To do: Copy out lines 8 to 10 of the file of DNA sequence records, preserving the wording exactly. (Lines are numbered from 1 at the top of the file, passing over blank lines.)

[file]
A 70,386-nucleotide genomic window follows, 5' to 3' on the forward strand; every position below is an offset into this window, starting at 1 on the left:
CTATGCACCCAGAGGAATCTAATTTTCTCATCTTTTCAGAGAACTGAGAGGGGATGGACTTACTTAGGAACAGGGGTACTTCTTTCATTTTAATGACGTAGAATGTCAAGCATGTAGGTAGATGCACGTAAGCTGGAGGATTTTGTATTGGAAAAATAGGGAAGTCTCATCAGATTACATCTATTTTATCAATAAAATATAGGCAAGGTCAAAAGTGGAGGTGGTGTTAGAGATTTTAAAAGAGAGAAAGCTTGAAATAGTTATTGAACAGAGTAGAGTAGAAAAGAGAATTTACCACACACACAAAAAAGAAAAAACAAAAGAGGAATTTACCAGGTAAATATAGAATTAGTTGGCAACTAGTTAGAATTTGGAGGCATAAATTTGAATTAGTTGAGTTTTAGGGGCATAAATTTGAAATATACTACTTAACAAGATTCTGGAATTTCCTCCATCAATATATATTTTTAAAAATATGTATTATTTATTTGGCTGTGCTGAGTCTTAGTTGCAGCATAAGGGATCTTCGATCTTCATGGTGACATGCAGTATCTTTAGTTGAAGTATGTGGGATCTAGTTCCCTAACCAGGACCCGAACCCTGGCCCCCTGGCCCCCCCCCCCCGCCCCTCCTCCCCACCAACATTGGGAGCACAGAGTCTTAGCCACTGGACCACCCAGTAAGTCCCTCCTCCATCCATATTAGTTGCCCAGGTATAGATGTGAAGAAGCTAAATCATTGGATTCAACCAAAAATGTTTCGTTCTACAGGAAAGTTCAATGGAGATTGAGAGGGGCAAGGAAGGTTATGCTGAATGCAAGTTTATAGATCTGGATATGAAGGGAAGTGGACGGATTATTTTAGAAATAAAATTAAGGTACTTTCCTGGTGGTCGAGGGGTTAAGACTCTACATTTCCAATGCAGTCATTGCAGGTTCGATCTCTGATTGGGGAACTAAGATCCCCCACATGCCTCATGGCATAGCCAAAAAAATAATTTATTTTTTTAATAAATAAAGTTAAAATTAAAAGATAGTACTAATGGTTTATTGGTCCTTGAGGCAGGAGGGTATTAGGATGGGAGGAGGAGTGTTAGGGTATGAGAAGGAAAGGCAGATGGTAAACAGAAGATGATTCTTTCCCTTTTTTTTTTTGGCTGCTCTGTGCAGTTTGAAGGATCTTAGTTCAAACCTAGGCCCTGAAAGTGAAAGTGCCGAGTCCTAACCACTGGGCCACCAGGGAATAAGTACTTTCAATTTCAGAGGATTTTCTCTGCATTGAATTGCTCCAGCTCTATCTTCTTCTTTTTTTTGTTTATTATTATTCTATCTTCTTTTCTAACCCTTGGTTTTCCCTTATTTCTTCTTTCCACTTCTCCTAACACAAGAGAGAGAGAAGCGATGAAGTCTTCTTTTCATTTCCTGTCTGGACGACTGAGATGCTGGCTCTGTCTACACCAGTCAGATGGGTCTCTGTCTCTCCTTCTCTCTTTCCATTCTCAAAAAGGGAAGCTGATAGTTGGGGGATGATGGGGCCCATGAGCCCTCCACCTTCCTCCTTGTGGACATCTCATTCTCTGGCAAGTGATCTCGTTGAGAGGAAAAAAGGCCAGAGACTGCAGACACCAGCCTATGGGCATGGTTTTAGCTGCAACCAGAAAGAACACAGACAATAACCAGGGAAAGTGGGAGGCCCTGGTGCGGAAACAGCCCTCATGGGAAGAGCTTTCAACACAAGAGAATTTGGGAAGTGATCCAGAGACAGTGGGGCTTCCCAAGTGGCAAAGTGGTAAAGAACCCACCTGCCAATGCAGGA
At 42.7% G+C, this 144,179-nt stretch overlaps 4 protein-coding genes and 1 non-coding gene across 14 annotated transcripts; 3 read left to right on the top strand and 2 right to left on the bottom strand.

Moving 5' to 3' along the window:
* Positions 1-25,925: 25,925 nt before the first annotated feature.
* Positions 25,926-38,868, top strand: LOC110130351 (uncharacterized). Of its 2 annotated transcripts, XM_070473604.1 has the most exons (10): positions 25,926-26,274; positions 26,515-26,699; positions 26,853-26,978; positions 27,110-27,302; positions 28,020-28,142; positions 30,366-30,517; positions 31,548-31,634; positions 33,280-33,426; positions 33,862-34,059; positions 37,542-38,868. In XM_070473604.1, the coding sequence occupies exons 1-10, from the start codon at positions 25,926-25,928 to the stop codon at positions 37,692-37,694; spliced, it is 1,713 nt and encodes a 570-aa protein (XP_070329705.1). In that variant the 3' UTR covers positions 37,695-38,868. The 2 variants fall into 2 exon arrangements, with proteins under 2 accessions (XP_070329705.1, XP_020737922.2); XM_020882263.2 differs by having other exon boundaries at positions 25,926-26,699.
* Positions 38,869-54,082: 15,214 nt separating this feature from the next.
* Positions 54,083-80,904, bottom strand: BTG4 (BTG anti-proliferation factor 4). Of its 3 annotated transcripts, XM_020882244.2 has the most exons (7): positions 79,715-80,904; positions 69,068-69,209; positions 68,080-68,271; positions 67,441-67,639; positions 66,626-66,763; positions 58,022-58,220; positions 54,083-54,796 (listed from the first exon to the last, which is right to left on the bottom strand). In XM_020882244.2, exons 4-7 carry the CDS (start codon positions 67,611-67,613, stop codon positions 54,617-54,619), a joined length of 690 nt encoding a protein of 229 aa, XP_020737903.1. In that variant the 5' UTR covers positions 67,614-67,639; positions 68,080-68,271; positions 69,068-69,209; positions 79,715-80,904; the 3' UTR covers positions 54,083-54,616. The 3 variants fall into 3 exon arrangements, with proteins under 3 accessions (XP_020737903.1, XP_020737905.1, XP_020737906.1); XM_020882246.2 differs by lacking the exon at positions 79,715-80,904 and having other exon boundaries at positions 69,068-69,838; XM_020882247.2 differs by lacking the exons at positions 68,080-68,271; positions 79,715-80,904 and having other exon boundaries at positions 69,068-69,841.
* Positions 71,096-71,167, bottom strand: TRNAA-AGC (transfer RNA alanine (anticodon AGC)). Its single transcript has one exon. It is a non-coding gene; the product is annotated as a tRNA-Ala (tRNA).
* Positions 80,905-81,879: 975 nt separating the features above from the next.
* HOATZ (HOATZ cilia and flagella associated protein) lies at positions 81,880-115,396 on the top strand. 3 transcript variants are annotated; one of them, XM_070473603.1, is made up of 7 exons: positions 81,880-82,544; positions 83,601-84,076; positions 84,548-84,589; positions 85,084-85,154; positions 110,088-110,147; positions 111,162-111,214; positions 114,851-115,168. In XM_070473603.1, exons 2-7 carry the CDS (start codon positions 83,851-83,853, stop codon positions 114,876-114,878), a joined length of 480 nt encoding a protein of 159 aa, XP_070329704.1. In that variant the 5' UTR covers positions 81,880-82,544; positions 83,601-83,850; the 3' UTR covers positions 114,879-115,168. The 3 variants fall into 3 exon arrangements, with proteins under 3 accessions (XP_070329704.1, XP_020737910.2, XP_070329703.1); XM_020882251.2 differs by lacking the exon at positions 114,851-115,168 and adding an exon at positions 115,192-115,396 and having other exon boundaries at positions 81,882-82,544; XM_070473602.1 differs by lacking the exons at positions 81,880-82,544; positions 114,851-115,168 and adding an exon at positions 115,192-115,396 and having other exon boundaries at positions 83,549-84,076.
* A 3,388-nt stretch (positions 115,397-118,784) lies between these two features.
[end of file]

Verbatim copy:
* Positions 54,083-80,904, bottom strand: BTG4 (BTG anti-proliferation factor 4). Of its 3 annotated transcripts, XM_020882244.2 has the most exons (7): positions 79,715-80,904; positions 69,068-69,209; positions 68,080-68,271; positions 67,441-67,639; positions 66,626-66,763; positions 58,022-58,220; positions 54,083-54,796 (listed from the first exon to the last, which is right to left on the bottom strand). In XM_020882244.2, exons 4-7 carry the CDS (start codon positions 67,611-67,613, stop codon positions 54,617-54,619), a joined length of 690 nt encoding a protein of 229 aa, XP_020737903.1. In that variant the 5' UTR covers positions 67,614-67,639; positions 68,080-68,271; positions 69,068-69,209; positions 79,715-80,904; the 3' UTR covers positions 54,083-54,616. The 3 variants fall into 3 exon arrangements, with proteins under 3 accessions (XP_020737903.1, XP_020737905.1, XP_020737906.1); XM_020882246.2 differs by lacking the exon at positions 79,715-80,904 and having other exon boundaries at positions 69,068-69,838; XM_020882247.2 differs by lacking the exons at positions 68,080-68,271; positions 79,715-80,904 and having other exon boundaries at positions 69,068-69,841.
* Positions 71,096-71,167, bottom strand: TRNAA-AGC (transfer RNA alanine (anticodon AGC)). Its single transcript has one exon. It is a non-coding gene; the product is annotated as a tRNA-Ala (tRNA).
* Positions 80,905-81,879: 975 nt separating the features above from the next.